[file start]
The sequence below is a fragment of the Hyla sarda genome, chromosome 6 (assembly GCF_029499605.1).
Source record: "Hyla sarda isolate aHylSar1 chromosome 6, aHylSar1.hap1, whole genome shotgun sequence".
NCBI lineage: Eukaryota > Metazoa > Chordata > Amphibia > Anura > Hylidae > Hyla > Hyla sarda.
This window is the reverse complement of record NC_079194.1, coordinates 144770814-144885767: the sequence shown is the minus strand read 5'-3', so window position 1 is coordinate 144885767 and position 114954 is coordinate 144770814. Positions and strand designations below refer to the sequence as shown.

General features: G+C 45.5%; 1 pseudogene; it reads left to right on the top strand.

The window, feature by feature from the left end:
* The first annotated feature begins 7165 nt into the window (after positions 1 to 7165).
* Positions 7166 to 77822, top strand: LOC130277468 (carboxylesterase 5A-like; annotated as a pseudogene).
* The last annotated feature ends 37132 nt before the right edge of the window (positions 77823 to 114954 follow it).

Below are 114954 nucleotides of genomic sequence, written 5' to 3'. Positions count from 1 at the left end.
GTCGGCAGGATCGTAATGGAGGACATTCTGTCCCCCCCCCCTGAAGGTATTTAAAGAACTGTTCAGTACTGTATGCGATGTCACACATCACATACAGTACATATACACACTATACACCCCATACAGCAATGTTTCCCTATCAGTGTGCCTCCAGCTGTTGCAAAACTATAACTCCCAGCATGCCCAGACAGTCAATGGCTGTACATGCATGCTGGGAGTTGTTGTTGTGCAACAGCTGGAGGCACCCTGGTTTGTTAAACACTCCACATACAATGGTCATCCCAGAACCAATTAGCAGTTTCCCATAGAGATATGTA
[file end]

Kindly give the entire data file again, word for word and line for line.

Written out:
The sequence below is a fragment of the Hyla sarda genome, chromosome 6 (assembly GCF_029499605.1).
Source record: "Hyla sarda isolate aHylSar1 chromosome 6, aHylSar1.hap1, whole genome shotgun sequence".
NCBI lineage: Eukaryota > Metazoa > Chordata > Amphibia > Anura > Hylidae > Hyla > Hyla sarda.
This window is the reverse complement of record NC_079194.1, coordinates 144770814-144885767: the sequence shown is the minus strand read 5'-3', so window position 1 is coordinate 144885767 and position 114954 is coordinate 144770814. Positions and strand designations below refer to the sequence as shown.

General features: G+C 45.5%; 1 pseudogene; it reads left to right on the top strand.

The window, feature by feature from the left end:
* The first annotated feature begins 7165 nt into the window (after positions 1 to 7165).
* Positions 7166 to 77822, top strand: LOC130277468 (carboxylesterase 5A-like; annotated as a pseudogene).
* The last annotated feature ends 37132 nt before the right edge of the window (positions 77823 to 114954 follow it).

Below are 114954 nucleotides of genomic sequence, written 5' to 3'. Positions count from 1 at the left end.
GTCGGCAGGATCGTAATGGAGGACATTCTGTCCCCCCCCCCTGAAGGTATTTAAAGAACTGTTCAGTACTGTATGCGATGTCACACATCACATACAGTACATATACACACTATACACCCCATACAGCAATGTTTCCCTATCAGTGTGCCTCCAGCTGTTGCAAAACTATAACTCCCAGCATGCCCAGACAGTCAATGGCTGTACATGCATGCTGGGAGTTGTTGTTGTGCAACAGCTGGAGGCACCCTGGTTTGTTAAACACTCCACATACAATGGTCATCCCAGAACCAATTAGCAGTTTCCCATAGAGATATGTA